United States District Court, W.D. North Carolina, Charlotte Division
D. Whitney Chief United States District Judge.
MATTER is before the Court on Plaintiff's Motion to
Dismiss Defendant's Amended Counterclaim for failure to
state a claim under Fed.R.Civ.P. 12(b)(6) and for judgment on
the pleadings under Fed.R.Civ.P. 12(c). (Doc. No. 24).
Defendant has responded, (Doc. No. 26), Plaintiff has
replied, (Doc. No. 27), and this Motion is now ripe for
review. For the reasons stated below, Plaintiff's Motion
(Doc. No. 24) is GRANTED.
case arises out of disputes related to the construction of a
sports-training facility. Plaintiff Sports Med Properties,
LLC (“Sports Med”) and Defendant Aqib Talib
(“Talib”) entered into a Project Management
Agreement (“Agreement”) on or about March 22,
2016. (Doc. No. 1- 2, p. 3). Under the Agreement, Sports Med
agreed to provide project management services for the
construction of Talib's athletic training complex and
Talib agreed to pay for those services. Id. The
Services included, but were not limited to, working with
Talib's representative to supervise contracts with design
and construction professionals; working with Talib's
representative on preparation of the initial project budget;
coordinating between Talib's representative and
architectural and engineering professionals to obtain
approval of plans and permits from local authorities;
maintaining the budget and schedule; overseeing and managing
the accounting process related to the project budget and
schedule; monitoring applications for payment from
construction and design professionals; and overseeing and
managing the accounting process related to the project budget
(“Services”). Id. In exchange for those
services, Talib agreed to pay a project management fee equal
to five percent of the total cost of the project and an
accounting service fee of $500.00 per month. Id. at
March 12, 2018, the Project Completion Date according to a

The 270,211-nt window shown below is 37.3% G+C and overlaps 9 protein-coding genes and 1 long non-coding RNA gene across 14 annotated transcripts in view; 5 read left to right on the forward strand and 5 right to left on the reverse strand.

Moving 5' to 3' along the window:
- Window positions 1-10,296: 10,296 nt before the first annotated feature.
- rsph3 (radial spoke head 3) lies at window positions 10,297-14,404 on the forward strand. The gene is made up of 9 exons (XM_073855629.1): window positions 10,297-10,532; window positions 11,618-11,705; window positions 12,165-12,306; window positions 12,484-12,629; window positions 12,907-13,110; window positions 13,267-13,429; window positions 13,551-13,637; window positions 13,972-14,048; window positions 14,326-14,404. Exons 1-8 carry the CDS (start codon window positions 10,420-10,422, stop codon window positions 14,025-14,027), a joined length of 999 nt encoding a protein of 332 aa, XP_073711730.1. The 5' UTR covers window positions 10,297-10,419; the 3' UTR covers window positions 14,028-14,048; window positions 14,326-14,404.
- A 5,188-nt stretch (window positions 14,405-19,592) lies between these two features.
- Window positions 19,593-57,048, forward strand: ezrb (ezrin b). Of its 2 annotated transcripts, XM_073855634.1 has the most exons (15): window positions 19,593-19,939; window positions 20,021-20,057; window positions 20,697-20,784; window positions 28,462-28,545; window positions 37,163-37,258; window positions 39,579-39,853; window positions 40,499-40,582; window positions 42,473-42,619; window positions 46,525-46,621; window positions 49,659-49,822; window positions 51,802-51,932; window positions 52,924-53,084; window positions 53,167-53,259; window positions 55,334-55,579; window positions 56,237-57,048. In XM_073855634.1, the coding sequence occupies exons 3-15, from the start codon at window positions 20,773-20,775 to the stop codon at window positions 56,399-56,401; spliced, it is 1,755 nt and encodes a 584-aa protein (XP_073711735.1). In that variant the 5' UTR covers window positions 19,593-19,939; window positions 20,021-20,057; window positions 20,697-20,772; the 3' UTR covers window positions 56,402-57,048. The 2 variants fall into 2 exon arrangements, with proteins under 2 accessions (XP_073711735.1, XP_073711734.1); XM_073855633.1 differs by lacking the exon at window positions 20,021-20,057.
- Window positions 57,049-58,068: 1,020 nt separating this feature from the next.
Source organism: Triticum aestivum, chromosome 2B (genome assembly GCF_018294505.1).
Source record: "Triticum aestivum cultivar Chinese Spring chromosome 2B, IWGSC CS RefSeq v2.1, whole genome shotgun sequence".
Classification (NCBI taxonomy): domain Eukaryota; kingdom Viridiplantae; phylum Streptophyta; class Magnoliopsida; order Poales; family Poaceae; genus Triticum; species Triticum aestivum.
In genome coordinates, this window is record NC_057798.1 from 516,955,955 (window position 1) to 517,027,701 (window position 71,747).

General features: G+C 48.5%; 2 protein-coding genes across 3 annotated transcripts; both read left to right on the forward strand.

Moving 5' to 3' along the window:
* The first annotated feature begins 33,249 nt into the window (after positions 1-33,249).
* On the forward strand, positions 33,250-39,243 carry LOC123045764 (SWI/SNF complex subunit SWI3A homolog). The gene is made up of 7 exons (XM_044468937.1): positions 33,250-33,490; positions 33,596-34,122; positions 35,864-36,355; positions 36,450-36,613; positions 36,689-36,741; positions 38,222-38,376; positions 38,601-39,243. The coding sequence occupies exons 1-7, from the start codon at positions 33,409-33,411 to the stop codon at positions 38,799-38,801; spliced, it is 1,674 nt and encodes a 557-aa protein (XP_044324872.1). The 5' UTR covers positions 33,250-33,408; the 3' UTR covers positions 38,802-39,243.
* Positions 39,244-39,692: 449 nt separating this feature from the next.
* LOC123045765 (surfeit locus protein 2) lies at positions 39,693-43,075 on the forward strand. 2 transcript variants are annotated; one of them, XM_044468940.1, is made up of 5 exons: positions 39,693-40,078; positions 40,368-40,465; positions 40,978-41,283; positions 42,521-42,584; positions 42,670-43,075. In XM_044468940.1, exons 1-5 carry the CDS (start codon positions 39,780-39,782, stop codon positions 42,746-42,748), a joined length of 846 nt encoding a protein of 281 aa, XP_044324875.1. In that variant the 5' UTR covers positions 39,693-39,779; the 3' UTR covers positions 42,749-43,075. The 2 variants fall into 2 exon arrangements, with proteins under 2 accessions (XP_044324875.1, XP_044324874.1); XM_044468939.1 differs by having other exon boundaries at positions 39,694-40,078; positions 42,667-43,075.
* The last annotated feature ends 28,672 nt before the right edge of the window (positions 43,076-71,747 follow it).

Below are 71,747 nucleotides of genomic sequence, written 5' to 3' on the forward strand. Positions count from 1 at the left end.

Letter of Substantial Completion issued by the project
architect, Talib had paid three installments pursuant to the
Agreement. Id. at 4. Sports Med alleges a fourth and
final installment is due to fulfill Talib's obligations
under the Agreement and is seeking to recover that amount.
Id. at 4-5. Sports Med alleges that it is entitled
to $94, 985.64 in unpaid fees, plus interest at a rate of
eighteen percent (18%) per year. Id. at 5. Talib
does not dispute that the parties entered into the Agreement.
(Doc. No. 20, p. 7). Rather, Talib disputes the scope of the
services required of the Sports Med by the Agreement. See
generally (Doc. No. 20).
(“Sports Med”) filed the instant action on
January 7, 2019. (Doc. No. 1, p. 2). In its Complaint, Sports
Med asserts a breach of contract claim based on the
Agreement. (Doc. No. 1-2). Talib filed a Counterclaim on
March 14, 2019. (Doc. No. 10). Talib also asserts an
affirmative defense based on his Counterclaim for breach of
contract. (Doc. No. 10, p. 3). In his Counterclaim Talib
alleges that Sports Med failed in its duties required by the
Agreement leading to defective and unusable features of the
athletic training facility. Id. at 4. On April 23,
2019, Sports Med filed a motion to dismiss Talib's
Counterclaim under Rule 12(b)(6) for failure to state a claim
and a motion under Rule 12(c) for judgment on the pleadings.
(Doc. No. 24). Talib filed an Amended Counterclaim,
reasserting the breach of contract claim and, in the
alternative, asserting that the Agreement is unenforceable